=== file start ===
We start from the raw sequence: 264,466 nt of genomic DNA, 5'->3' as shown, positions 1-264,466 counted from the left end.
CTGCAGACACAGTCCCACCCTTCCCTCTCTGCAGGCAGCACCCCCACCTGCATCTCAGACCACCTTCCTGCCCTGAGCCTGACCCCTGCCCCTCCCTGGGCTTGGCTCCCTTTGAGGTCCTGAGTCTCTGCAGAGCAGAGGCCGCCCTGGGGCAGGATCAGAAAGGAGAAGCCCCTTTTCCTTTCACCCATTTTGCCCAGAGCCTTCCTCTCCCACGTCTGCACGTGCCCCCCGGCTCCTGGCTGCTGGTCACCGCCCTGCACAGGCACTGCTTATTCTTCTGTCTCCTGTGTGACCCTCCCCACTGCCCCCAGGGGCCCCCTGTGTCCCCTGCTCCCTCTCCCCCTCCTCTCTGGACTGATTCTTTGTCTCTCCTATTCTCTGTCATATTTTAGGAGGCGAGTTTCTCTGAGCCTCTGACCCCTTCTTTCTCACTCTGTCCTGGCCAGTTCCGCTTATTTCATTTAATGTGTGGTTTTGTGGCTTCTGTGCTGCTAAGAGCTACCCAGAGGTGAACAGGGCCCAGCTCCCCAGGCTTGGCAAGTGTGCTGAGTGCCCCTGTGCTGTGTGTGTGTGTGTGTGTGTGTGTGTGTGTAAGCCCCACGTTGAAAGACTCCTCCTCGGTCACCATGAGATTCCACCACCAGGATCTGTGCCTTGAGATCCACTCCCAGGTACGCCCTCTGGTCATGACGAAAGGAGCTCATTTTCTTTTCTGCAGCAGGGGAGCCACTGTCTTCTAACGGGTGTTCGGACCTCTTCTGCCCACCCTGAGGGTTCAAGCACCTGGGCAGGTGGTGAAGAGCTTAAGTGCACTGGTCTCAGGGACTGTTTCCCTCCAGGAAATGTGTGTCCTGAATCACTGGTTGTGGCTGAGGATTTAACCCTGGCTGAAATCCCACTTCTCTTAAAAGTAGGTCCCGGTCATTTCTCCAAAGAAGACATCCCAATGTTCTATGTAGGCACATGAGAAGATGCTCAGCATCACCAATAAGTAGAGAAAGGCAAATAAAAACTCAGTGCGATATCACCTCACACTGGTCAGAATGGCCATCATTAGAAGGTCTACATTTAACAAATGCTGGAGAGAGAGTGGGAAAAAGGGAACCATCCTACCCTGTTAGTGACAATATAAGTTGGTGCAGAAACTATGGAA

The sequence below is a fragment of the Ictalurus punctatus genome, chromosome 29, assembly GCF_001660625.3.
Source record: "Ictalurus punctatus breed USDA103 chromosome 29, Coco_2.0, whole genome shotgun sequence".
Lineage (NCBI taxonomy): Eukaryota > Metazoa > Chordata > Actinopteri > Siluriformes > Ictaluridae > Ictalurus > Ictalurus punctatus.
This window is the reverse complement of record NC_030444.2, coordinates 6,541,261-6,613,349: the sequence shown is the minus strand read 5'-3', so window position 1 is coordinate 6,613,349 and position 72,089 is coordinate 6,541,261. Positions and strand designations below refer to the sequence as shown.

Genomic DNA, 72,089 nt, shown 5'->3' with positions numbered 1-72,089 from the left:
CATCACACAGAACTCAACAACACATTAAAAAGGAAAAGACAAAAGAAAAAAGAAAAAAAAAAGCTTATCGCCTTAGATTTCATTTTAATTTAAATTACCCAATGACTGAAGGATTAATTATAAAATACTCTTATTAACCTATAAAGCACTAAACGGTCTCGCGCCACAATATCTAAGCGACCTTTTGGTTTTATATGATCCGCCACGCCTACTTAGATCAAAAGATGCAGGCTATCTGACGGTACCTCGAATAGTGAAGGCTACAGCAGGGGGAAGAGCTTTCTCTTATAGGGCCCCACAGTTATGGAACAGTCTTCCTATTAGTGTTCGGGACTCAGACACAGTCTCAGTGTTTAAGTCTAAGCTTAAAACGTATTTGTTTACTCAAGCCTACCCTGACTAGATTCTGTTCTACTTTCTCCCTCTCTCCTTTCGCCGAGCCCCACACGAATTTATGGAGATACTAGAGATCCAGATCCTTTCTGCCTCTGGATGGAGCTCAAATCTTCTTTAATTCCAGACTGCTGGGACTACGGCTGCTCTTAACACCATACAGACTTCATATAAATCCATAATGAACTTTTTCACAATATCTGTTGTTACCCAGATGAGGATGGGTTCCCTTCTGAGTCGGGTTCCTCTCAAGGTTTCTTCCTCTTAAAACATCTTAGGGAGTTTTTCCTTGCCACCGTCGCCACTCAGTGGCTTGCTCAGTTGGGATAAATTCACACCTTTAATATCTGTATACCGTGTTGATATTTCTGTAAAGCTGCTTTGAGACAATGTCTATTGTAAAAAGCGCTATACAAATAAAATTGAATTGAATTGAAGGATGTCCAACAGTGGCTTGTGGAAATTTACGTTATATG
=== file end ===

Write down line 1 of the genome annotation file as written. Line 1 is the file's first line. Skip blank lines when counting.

We start from the raw sequence: 264,466 nt of genomic DNA, 5'->3' as shown, positions 1-264,466 counted from the left end.